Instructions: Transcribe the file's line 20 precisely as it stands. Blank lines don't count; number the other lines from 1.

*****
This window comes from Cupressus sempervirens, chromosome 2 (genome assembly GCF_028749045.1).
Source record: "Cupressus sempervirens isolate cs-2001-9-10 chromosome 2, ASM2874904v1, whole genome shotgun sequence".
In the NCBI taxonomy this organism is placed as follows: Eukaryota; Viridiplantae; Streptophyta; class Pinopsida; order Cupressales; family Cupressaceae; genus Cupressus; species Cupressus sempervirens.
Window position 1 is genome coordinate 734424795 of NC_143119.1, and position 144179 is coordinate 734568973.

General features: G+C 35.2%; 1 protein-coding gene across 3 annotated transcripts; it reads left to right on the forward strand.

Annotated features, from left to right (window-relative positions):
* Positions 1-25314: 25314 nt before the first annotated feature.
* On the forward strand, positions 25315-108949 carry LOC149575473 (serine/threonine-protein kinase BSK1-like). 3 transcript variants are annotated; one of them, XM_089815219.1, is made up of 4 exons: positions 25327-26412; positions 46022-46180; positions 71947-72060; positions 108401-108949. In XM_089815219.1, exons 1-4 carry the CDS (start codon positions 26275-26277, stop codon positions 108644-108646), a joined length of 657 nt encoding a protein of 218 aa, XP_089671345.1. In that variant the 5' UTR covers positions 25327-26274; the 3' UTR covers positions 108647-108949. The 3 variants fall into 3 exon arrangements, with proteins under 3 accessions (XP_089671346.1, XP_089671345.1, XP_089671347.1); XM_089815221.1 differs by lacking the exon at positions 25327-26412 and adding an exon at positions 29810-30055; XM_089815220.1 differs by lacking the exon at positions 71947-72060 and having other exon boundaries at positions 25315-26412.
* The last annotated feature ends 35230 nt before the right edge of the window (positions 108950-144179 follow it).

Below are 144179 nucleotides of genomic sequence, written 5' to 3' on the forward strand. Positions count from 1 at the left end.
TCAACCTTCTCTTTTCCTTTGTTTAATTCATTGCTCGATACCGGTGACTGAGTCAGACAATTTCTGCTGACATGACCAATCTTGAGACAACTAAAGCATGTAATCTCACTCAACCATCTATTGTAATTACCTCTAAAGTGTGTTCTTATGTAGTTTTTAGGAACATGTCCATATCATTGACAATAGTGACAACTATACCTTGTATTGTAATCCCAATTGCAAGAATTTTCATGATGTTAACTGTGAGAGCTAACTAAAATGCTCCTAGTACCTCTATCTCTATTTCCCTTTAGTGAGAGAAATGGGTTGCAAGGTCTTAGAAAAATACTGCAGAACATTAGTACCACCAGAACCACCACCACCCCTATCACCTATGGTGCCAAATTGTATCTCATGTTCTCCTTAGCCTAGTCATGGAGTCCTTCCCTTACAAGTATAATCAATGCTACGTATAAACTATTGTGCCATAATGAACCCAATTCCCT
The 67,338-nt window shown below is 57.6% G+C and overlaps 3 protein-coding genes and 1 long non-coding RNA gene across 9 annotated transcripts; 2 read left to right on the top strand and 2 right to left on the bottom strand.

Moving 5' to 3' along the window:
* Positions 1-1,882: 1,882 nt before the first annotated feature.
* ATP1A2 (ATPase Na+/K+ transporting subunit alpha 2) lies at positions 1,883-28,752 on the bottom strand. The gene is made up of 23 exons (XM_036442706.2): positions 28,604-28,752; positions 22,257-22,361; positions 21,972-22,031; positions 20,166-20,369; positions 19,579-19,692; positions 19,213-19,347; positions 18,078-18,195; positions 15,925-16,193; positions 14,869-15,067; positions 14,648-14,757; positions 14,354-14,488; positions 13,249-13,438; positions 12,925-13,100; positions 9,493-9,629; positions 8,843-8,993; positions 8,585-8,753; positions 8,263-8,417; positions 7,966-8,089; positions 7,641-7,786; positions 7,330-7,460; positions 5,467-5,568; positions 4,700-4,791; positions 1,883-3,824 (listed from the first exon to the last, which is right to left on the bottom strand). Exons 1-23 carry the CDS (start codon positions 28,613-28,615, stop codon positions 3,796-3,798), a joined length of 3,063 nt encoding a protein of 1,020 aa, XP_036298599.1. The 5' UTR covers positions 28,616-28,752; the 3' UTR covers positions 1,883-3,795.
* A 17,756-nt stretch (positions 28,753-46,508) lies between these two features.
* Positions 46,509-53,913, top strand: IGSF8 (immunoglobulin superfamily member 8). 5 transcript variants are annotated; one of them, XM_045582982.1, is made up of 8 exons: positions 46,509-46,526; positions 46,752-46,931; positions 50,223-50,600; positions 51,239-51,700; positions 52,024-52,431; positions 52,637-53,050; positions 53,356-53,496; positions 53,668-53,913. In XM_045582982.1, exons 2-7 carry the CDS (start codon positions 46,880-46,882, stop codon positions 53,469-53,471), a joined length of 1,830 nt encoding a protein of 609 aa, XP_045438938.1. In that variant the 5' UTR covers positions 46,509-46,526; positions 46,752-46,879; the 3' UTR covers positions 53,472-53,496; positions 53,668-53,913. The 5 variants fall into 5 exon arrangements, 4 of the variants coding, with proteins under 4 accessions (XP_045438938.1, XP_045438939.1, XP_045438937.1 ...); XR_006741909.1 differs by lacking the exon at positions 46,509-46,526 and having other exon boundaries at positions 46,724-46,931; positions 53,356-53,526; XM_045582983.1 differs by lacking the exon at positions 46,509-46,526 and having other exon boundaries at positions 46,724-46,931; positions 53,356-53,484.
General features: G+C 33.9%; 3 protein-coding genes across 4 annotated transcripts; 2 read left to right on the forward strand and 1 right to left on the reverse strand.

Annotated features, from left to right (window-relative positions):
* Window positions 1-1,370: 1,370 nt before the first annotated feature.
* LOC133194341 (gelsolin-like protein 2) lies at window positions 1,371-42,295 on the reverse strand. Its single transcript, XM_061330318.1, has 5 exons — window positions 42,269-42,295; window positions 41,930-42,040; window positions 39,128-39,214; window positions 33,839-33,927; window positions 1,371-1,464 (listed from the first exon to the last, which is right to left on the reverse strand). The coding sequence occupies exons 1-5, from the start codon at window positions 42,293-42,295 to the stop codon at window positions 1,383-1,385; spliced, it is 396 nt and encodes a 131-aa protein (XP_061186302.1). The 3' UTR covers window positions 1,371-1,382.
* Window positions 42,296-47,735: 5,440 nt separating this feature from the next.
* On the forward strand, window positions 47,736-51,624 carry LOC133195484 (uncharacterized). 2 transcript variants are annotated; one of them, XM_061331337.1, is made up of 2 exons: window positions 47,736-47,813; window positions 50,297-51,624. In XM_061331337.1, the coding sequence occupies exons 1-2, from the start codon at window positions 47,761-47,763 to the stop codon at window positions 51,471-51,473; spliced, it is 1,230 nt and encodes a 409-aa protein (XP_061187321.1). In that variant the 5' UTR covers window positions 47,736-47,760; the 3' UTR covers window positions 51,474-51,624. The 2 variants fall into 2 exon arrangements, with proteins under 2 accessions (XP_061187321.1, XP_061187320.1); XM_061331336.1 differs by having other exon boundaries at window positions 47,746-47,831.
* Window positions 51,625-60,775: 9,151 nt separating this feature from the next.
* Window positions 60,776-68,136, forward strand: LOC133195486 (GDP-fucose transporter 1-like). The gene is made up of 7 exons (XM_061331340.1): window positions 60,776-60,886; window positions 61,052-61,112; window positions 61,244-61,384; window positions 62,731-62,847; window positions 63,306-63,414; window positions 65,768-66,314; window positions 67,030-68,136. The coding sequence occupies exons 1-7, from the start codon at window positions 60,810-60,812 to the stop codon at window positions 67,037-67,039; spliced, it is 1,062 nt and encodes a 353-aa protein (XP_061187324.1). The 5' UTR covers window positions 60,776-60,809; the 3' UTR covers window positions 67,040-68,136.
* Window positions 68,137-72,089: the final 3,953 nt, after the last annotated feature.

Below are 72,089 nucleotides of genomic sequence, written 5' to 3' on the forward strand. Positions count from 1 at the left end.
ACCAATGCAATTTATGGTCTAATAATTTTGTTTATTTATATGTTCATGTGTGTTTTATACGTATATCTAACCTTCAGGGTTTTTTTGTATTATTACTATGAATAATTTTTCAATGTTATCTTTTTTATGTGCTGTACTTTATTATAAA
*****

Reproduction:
* Window positions 1-1,370: 1,370 nt before the first annotated feature.